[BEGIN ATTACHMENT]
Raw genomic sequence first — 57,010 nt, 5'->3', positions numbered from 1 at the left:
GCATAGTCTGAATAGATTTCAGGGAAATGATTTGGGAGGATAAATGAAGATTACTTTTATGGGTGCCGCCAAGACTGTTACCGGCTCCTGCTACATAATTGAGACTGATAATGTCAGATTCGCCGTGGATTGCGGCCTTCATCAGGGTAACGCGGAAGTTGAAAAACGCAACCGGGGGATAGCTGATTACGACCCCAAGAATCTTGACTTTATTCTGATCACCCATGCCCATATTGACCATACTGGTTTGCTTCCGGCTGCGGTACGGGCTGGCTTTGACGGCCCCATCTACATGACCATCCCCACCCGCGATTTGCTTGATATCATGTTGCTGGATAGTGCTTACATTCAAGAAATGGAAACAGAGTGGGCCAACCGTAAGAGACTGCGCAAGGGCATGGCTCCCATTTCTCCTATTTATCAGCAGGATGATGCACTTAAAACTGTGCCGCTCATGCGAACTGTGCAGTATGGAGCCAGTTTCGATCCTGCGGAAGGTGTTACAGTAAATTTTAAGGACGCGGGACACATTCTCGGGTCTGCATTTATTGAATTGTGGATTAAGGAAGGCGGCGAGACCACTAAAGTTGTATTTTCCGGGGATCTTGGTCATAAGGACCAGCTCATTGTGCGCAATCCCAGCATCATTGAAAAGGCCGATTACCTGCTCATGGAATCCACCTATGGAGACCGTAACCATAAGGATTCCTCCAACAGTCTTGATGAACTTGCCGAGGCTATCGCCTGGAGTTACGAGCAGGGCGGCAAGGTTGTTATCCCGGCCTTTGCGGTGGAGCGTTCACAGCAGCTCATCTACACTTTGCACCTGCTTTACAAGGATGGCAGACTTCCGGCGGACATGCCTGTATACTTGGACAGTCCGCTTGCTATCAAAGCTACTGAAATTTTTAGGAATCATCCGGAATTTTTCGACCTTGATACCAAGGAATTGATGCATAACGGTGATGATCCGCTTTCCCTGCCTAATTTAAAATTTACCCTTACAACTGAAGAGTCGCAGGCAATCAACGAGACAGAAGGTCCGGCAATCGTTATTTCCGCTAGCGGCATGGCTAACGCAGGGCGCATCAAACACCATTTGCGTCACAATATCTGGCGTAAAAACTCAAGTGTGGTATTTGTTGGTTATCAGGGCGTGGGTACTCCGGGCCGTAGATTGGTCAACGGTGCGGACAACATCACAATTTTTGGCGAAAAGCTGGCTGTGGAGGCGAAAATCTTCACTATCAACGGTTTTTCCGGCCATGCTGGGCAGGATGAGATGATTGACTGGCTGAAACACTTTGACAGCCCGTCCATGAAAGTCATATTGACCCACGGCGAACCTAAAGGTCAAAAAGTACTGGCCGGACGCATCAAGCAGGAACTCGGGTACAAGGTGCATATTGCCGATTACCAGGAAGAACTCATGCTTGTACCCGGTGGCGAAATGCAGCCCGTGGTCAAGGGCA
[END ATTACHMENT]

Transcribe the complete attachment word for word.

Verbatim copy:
Raw genomic sequence first — 57,010 nt, 5'->3', positions numbered from 1 at the left:
GCATAGTCTGAATAGATTTCAGGGAAATGATTTGGGAGGATAAATGAAGATTACTTTTATGGGTGCCGCCAAGACTGTTACCGGCTCCTGCTACATAATTGAGACTGATAATGTCAGATTCGCCGTGGATTGCGGCCTTCATCAGGGTAACGCGGAAGTTGAAAAACGCAACCGGGGGATAGCTGATTACGACCCCAAGAATCTTGACTTTATTCTGATCACCCATGCCCATATTGACCATACTGGTTTGCTTCCGGCTGCGGTACGGGCTGGCTTTGACGGCCCCATCTACATGACCATCCCCACCCGCGATTTGCTTGATATCATGTTGCTGGATAGTGCTTACATTCAAGAAATGGAAACAGAGTGGGCCAACCGTAAGAGACTGCGCAAGGGCATGGCTCCCATTTCTCCTATTTATCAGCAGGATGATGCACTTAAAACTGTGCCGCTCATGCGAACTGTGCAGTATGGAGCCAGTTTCGATCCTGCGGAAGGTGTTACAGTAAATTTTAAGGACGCGGGACACATTCTCGGGTCTGCATTTATTGAATTGTGGATTAAGGAAGGCGGCGAGACCACTAAAGTTGTATTTTCCGGGGATCTTGGTCATAAGGACCAGCTCATTGTGCGCAATCCCAGCATCATTGAAAAGGCCGATTACCTGCTCATGGAATCCACCTATGGAGACCGTAACCATAAGGATTCCTCCAACAGTCTTGATGAACTTGCCGAGGCTATCGCCTGGAGTTACGAGCAGGGCGGCAAGGTTGTTATCCCGGCCTTTGCGGTGGAGCGTTCACAGCAGCTCATCTACACTTTGCACCTGCTTTACAAGGATGGCAGACTTCCGGCGGACATGCCTGTATACTTGGACAGTCCGCTTGCTATCAAAGCTACTGAAATTTTTAGGAATCATCCGGAATTTTTCGACCTTGATACCAAGGAATTGATGCATAACGGTGATGATCCGCTTTCCCTGCCTAATTTAAAATTTACCCTTACAACTGAAGAGTCGCAGGCAATCAACGAGACAGAAGGTCCGGCAATCGTTATTTCCGCTAGCGGCATGGCTAACGCAGGGCGCATCAAACACCATTTGCGTCACAATATCTGGCGTAAAAACTCAAGTGTGGTATTTGTTGGTTATCAGGGCGTGGGTACTCCGGGCCGTAGATTGGTCAACGGTGCGGACAACATCACAATTTTTGGCGAAAAGCTGGCTGTGGAGGCGAAAATCTTCACTATCAACGGTTTTTCCGGCCATGCTGGGCAGGATGAGATGATTGACTGGCTGAAACACTTTGACAGCCCGTCCATGAAAGTCATATTGACCCACGGCGAACCTAAAGGTCAAAAAGTACTGGCCGGACGCATCAAGCAGGAACTCGGGTACAAGGTGCATATTGCCGATTACCAGGAAGAACTCATGCTTGTACCCGGTGGCGAAATGCAGCCCGTGGTCAAGGGCA